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Mutual Funds 101: Your essential questions and answers.

Defining mutual funds: here’s what you need to know.

Imagine it’s the beginning of the school year and you’re meeting your new group of students for the first time. You may not know them yet—however, from past experience, you can pretty much predict that their individual capacity to learn will vary. Some will be fast learners, while others will absorb your lessons at a slow and steady pace. Then there will be those who will find things a little more challenging. Yet regardless of their differences, they all aspire towards the same goal: to learn the curriculum. To ensure this happens, you need to understand how each of your students learn as individuals.

Your investment portfolio to a certain degree is like your group students. It has different kinds of investments with different qualities—and each is in your portfolio for a different reason. But they also share a common goal: to increase the value of your savings.

If you understand the investments in your portfolio and how they work (as well as you’ll get to know your students), you can then feel confident that you’ll be able to reach the investment goals you set for yourself.

What is a mutual fund?

A ‘mutual fund’ is an investment vehicle. When you invest in a mutual fund, your money is pooled with that of people with similar investment objectives and invested by professional portfolio managers into securities such as stocks, bonds, money market instruments, and similar assets.

Why invest in mutual funds?

Mutual funds save you the time and energy it would take to build a diversified portfolio on your own. In case you’re wondering why the importance of ensuring your portfolio is diversified— remember the old adage; ‘Don’t put all your eggs in one basket’? Diversification within your portfolio protects you from downturns in specific areas. Because your money goes into a pool, you can invest in a variety of investments for as low as $25 a month. In fact, a single investment in a mutual fund can instantly gain access to capital markets in over 40 countries.

Karen Hubbard, Regional Vice-President, Client Advisory Services of Educators Financial Group adds, “With mutual funds, investors also benefit from the experience and training of a professional portfolio manager that chooses and manages the investments based on your specific objectives and tolerance for risk.”

What are the objectives of a mutual fund?

The general objective of any mutual fund is to provide a return that is consistent with the level of risk you are willing to take.

That being said, there are four major groups of mutual funds, each with specific objectives:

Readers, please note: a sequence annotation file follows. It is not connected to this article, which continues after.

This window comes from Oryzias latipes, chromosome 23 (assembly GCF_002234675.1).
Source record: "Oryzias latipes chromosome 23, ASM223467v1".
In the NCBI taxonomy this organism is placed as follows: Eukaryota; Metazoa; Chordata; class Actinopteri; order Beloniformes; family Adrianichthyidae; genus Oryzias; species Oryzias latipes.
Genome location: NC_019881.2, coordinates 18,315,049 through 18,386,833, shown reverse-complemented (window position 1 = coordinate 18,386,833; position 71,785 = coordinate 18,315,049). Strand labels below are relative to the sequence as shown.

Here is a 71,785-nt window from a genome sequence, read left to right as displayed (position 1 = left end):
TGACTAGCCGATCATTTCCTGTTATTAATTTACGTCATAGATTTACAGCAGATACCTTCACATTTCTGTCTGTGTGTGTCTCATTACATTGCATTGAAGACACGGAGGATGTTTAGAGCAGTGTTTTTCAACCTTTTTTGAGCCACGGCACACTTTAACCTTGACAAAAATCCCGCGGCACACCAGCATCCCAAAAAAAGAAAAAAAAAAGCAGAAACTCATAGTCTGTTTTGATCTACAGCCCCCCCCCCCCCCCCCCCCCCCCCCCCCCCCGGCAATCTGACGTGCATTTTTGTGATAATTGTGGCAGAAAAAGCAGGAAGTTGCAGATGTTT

1. Growth Funds

Objective: to provide capital appreciation over the medium to long term. Growth mutual funds are generally investments in small to large cap stocks.

2. Income Funds

Objective: to provide income in specific intervals. These funds are suitable for investors who are looking for cash flow to supplement their income. A major portion of the asset is invested in income instruments such as fixed interest debentures, bonds, preference stocks, and dividend paying stocks.

3. Sector/Industry Funds

Objective: to maximize returns by exploiting growth in booming sectors such as real estate, healthcare, and commodities.

4. Value Funds

Objective: to invest in stocks that are (deemed to be) undervalued because of some inherent inefficiencies of the Market.

Since their introduction, mutual funds have evolved to offer an increased amount of choice, reflecting changing investor interests as well as taxes.

Examples? Investors who seek ethical investing can choose socially responsible mutual funds and tax-efficient mutual funds are available for those who wish to receive a regular monthly cash flow from a fund. “Education members trying to structure their income stream for a long retirement may want to discuss the benefits of this type of mutual fund with their Educators financial advisor”, says Chuck Hamilton, CEO and President of Educators Financial Group.

What else should I know?

Like all investments, mutual funds have risk. The value of most mutual funds will change as the value of the investments in the fund goes up and down. Also, there are fees that will affect the return on your investment.

Need a little bit of guidance where mutual funds are concerned?

Our financial specialists are at your disposal to discuss any questions you may have about mutual funds, or any other aspect of your investment portfolio. Contact us today.

Click here to get the A to Z glossary of investment terms.

Check out other article in The Learning Centre about mutual funds:

Mutual Funds 101: How does a mutual fund make me money?

Mutual Funds 101: What are the risks of investing in mutual funds? How am I protected?

Mutual Funds 101: The costs associated with mutual funds.

Mutual Funds 101: The top 6 questions you should ask before buying a mutual fund.

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